Scientist Targeting Mechanisms And Treatment Of Neurodegenerative Disorders Receives Endowed Chair At Cedars-Sinai Medical Center
Media Advisory – Photo Available Upon Request
Terrence Town, Ph.D., will hold the Ben Winters Endowed Chair in Regenerative Medicine
LOS ANGELES (Dec. 22, 2008) – Terrence Town, Ph.D., associate professor in the Department of Neurosurgery and the Department of Biomedical Sciences at Cedars-Sinai Medical Center, has been named holder of the Ben Winters Endowed Chair in Regenerative Medicine.
Town’s research focuses on molecular genetics, cellular and molecular biology, and pathology and imaging. His work has shown that key immune molecules play central roles in neurodegenerative disorders such as Alzheimer’s disease, encephalitis, stroke and multiple sclerosis.
He recently published findings in Nature Medicine that support the possibility of developing an immunebased approach to treating Alzheimer’s disease. Most therapies targeting the disease are thwarted by the blood-brain barrier, a natural mechanism that protects brain cells from intrusion, and by the fact that immune responses in the brain are typically muted. But in his study of laboratory mice programmed to develop Alzheimer’s-like disease, Town found that certain immune cells could be coaxed into the brain where they attacked the damaging sticky plaque buildup that is a defining feature of Alzheimer’s disease.
Town is continuing to pursue this line of research in hopes of developing a next-generation drug for Alzheimer’s disease. His work, which has been funded by the National Institutes of Health and the Alzheimer’s Association, has been published in numerous peer-reviewed journals. Of the approximately 75 research papers he has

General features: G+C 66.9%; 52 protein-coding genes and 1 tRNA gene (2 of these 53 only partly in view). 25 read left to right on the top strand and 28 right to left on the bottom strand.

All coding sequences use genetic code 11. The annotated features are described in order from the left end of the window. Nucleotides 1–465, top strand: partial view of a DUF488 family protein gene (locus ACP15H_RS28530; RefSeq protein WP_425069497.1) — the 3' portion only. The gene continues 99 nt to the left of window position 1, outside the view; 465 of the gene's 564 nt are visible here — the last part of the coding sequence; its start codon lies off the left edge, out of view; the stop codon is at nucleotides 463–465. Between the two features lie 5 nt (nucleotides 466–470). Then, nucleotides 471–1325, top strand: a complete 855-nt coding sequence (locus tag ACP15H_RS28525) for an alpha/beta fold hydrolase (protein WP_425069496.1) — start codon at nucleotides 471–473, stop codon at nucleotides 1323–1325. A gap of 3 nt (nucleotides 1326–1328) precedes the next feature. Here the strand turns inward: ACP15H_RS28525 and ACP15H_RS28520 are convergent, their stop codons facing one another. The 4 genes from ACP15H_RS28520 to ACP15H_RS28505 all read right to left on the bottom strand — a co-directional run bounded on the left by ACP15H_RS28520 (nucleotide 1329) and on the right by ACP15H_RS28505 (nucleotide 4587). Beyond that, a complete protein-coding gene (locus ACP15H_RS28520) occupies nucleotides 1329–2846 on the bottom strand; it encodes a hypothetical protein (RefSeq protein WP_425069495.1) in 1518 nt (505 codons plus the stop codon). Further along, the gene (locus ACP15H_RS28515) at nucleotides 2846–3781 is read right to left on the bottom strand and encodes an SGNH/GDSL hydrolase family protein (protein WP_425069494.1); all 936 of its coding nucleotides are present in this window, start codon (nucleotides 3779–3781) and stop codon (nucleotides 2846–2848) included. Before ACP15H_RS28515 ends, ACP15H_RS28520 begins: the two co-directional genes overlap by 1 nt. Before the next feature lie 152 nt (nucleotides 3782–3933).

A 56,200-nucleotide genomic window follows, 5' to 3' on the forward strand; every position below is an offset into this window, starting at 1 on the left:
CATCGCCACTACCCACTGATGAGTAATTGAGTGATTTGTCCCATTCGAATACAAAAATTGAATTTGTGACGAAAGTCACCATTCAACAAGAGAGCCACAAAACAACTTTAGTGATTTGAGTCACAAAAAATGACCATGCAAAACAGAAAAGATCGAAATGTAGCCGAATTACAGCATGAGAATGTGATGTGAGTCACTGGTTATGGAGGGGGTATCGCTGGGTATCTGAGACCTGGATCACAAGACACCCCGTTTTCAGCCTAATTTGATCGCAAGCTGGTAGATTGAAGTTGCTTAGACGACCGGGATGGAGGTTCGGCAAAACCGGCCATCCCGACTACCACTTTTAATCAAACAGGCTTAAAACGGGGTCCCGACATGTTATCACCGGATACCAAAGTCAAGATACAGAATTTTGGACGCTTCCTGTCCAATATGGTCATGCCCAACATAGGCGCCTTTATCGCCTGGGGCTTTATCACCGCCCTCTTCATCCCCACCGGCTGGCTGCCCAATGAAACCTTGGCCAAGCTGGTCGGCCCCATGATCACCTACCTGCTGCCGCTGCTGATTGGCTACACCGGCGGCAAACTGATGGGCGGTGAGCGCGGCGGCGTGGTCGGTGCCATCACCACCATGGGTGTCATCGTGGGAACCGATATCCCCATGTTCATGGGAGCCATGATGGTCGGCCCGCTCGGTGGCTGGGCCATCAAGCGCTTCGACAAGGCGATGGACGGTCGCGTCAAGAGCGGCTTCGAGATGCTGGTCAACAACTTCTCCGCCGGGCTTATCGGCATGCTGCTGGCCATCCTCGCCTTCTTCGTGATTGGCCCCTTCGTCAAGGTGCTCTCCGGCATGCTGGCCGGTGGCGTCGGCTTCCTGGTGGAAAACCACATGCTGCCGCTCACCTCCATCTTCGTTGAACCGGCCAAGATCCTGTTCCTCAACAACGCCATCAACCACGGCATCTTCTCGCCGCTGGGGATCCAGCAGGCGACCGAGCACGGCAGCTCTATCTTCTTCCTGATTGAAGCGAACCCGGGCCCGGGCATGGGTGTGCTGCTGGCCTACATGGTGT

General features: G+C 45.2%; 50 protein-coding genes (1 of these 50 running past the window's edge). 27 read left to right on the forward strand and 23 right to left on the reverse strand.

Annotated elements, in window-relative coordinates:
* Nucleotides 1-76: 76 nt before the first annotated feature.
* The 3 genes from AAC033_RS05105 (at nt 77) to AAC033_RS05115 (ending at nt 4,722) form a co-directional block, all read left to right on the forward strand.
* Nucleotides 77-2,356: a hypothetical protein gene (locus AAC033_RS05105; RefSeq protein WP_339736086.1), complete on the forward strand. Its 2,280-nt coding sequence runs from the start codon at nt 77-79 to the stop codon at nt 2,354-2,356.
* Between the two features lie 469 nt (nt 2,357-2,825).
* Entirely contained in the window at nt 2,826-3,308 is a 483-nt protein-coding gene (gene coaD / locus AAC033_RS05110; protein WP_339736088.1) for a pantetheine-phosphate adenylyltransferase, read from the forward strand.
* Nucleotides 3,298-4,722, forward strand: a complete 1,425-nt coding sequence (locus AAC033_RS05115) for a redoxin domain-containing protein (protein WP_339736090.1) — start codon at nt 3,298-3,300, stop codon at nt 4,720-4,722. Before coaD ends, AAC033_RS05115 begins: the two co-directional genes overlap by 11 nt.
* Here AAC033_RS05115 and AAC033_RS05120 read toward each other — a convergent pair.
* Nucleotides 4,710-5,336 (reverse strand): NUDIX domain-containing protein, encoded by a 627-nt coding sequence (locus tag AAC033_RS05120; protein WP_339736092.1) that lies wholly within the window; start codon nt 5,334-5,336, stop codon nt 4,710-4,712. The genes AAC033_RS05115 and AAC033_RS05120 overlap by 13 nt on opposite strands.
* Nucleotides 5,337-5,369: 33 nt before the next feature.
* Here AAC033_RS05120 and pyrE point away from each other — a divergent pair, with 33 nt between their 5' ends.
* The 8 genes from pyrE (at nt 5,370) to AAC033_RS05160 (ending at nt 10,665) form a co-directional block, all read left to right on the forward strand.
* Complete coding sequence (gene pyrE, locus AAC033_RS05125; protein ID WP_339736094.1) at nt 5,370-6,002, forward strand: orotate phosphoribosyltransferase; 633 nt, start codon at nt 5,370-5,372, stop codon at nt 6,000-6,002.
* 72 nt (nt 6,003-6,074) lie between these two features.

published, half have been related to Alzheimer’s disease.
Prior to joining Cedars-Sinai, he was an associate research scientist in the Department of Immunobiology at Yale University/Howard Hughes Medical Institute in New Haven, Conn.
The endowed chair is named in memory of Ben Winters, who became a member of the Mt. Sinai Hospital board in 1954 and was instrumental in bringing together Cedars of Lebanon and Mt. Sinai hospitals to form Cedars-Sinai Medical Center in 1961. When he passed away from Lou Gehrig’s disease (amyotrophic lateral sclerosis, or ALS), his family and friends wanted to show their gratitude for the care he received at Cedars-Sinai by raising funds in his name to support research in degenerative diseases and regenerative medicine. Winters was a member of the Board of Directors for 34 years and was chairman of the Board of Governors from 1977 to 1979. He was named a Life Trustee of the Medical Center in 1996.
Cedars-Sinai’s endowed chair program enables the medical center to attract and retain superior scientific leaders, advancing the institution’s mission of patient care, research and education. An endowed chair is created with a philanthropic contribution of at least $2 million. The principal remains untouched, generating continuing resources to support the chair holder’s research and teaching efforts.
# # #